In today’s world of high-tech food production, constant availability and overwhelming consumer choice, a counterculture of interest in wild, seasonal and hyperlocal food has arisen. Is it just a fad, or does it reflect something deeper? Kester Muller delves into the idiosyncratic world of foraging – a new theme for this year’s Urban Food Fortnight - to find out.
Foraging, scrumping, poaching, gleaning. The ancient feel of these words for food gathering remind us that knowledge of wild foods would once have been commonplace, even necessary for survival. However, the urbanisation and falling food prices of the industrial era prompted a steady decline. Huge amounts of knowledge, and valuable aspects of our culture, seemed to be disappearing. How did foraging come back from the brink?
Arguably, rationing instigated the first major 20th Century renewal of interest in wild food, with official Ministry of Food leaflets singing the praises of the ‘hedgerow harvest’. The children of the 1940s grew up, and foraging came to be part of the agrarian counter-cultures of the 60s and 70s.
Moving into the 21st Century, foraging is now officially a ‘thing’, on Masterchef or Bake Off and in top London restaurants like Native, The Ivy, The Harwood Arms and Nutbourne. There are plenty of producers involved too, with Pressure Drop making dandelion and burdock brews, and Land Chocolate making special seasonal bars. Gin producers like Sipsmith forage some of their botanicals, as do Square Root Soda and liqueur makers Sweetdram. While some businesses use suppliers who forage professionally nationwide, others are exploring closer to home, along with increasing numbers of Londoners who forage as a hobby - our city after all is 47% green space. So what can you expect from an urban forage?
Food cannot be experienced over the internet
One way to find your feet as a forager is to tag along with an expert. Jon the Poacher runs foraging walks and is out most days in the Lea Valley and elsewhere. “I always go home happy, even when it’s pissing with rain,” he says. On a normal day he might turn up horseradish, wild hops, cobnuts and plums. However, garden escapees and more exotic planting schemes mean that Jon has found lemons, kiwi and sharon fruit locally. “That’s the great thing about a multicultural society; people grow the plants from their culture, and then when they move on I get all their fruit!” It’s pretty common to turn up apples, elderflower, blackberries (we have 400 native microspecies, after all), and salad crops like wild rocket, ransoms and mallow. The variety is bewildering!
There are a plethora of other courses and guided walks available, and there seems to be inexhaustible interest. How can we explain this boom? Ivan Tisdall-Downes, chef at Native, believes that: “food is one of the last true ways of exploring. We can now listen to any music we want, you can order your clothes to the door, but food cannot be experienced over the internet - yet.” Jon the Poacher thinks it’s mostly down to TV, but also that people just crave real quality food, rather than “rock-hard fruit from supermarkets.” Another argument is that we are at a stage as a society where we fetishise nature. Karen Liebreich, from the venerable not-for-profit fruit gleaning organisation Abundance London, says: “as we get further from nature there is a corresponding desire to cling to the remnants of it in an urban environment.”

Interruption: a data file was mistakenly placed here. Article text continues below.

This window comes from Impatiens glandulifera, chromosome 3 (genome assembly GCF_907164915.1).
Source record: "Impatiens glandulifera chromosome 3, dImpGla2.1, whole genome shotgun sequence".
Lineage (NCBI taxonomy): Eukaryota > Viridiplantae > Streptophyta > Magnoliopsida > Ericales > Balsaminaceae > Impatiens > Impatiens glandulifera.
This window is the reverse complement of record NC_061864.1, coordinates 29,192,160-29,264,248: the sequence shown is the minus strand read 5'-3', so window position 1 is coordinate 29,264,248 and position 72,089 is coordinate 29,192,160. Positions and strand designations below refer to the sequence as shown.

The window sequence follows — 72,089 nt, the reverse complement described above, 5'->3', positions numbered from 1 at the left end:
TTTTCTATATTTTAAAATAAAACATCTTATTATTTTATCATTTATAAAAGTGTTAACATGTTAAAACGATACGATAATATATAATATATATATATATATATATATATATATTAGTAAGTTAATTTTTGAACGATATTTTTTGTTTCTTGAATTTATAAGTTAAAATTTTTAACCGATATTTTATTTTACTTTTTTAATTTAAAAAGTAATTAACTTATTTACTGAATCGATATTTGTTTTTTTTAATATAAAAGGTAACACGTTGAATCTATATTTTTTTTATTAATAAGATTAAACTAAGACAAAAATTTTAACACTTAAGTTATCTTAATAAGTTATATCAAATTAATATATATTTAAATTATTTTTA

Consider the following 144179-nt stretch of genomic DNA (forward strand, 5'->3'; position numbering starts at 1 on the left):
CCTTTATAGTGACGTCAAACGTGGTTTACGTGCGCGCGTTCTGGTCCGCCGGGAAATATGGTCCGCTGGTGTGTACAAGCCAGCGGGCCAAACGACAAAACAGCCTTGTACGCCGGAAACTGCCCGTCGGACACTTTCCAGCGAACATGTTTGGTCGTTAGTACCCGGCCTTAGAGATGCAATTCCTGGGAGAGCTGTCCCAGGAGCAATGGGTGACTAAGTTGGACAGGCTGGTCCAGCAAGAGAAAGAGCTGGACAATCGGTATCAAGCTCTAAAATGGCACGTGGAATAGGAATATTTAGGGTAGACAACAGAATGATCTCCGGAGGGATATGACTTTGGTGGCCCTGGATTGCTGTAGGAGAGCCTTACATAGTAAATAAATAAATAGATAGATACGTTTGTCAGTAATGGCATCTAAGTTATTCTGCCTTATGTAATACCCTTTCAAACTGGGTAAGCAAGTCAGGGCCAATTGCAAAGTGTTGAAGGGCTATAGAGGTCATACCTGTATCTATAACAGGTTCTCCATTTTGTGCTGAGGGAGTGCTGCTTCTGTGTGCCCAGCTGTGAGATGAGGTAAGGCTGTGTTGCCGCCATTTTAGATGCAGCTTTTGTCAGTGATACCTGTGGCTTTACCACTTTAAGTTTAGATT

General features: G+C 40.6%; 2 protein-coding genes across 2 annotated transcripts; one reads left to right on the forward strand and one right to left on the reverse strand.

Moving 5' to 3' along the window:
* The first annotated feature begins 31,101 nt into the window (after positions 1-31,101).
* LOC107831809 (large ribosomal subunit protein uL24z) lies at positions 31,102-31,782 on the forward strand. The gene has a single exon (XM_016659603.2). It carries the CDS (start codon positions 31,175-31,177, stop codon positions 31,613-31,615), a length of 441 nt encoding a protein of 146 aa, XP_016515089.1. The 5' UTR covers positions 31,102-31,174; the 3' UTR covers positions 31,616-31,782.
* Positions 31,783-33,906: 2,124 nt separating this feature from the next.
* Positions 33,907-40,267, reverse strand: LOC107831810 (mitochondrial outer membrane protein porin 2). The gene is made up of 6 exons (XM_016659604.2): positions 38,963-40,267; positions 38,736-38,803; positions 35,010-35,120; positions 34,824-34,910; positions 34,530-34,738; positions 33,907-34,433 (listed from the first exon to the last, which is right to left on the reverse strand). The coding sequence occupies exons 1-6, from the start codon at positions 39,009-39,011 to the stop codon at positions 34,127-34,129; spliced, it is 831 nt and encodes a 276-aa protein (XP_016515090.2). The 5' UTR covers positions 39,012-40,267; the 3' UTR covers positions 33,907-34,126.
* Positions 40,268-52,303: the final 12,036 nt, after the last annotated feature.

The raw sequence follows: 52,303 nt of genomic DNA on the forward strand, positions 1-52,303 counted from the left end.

Whichever way you slice it, some people are worried the boom in interest might pose problems. Indeed, byelaws have been introduced in places like Epping Forest (specifically for mushrooms) that mean picking could end up bagging you a day in court. Mostly though, foragers are responsible and have an innate sense of sustainability. Kathrin Böhm, from community enterprise Company Drinks, gives us a sense of this code. “Foraging comes from a tradition of commoning and has sensible rules attached, such as not damaging the plants you’re picking from, not over-picking, and behaving respectfully so that others can enjoy the space too.” You certainly aren’t harming anyone by chowing down on American interlopers captured by Crayfish Bob, or other invasive species: Japanese knotweed bread, anyone?
Foraging is not without risks. There are a number of native plants that are potentially deadly and plenty more that will send you running to the loo. However, brush up on your botany, buy a good book, follow commonsense rules and you’ll be fine. “I’ve never poisoned myself and I’ve never poisoned anyone else…by accident!” says Jon the Poacher. Richard Mabey notes in seminal foraging book Food For Free that there are no poisonous species of the cabbage family, nor any poisonous seaweeds. “There is generally more suspicion of wild food in the UK compared to other countries in Europe” says Jason Irving, a herbalist and ethnobotanist, who also runs London based courses. “To explain this I think we should look at larger, historical forces, such as processes of industrialisation, land enclosure and loss of common rights and a related narrowing of 'common knowledge’.” Ivan at Native reckons the most toxic thing he’s ever consumed was probably from a kebab shop when at university.
Mabey’s famous tome has remained print since 1972 and it has been observed that its sales correlate with the state of the economy. When the modern world feels a bit shaky, it seems that people move to reacquaint themselves with a simpler way of being. Who can blame them? Once you have experienced “the satisfaction of the hunt and the indefinable quality of ‘gatheredness’”, as Mabey puts it, then there’s no going back.
Top five autumn finds
This feature first appeared in The Jellied Eel magazine issue 55, October 2017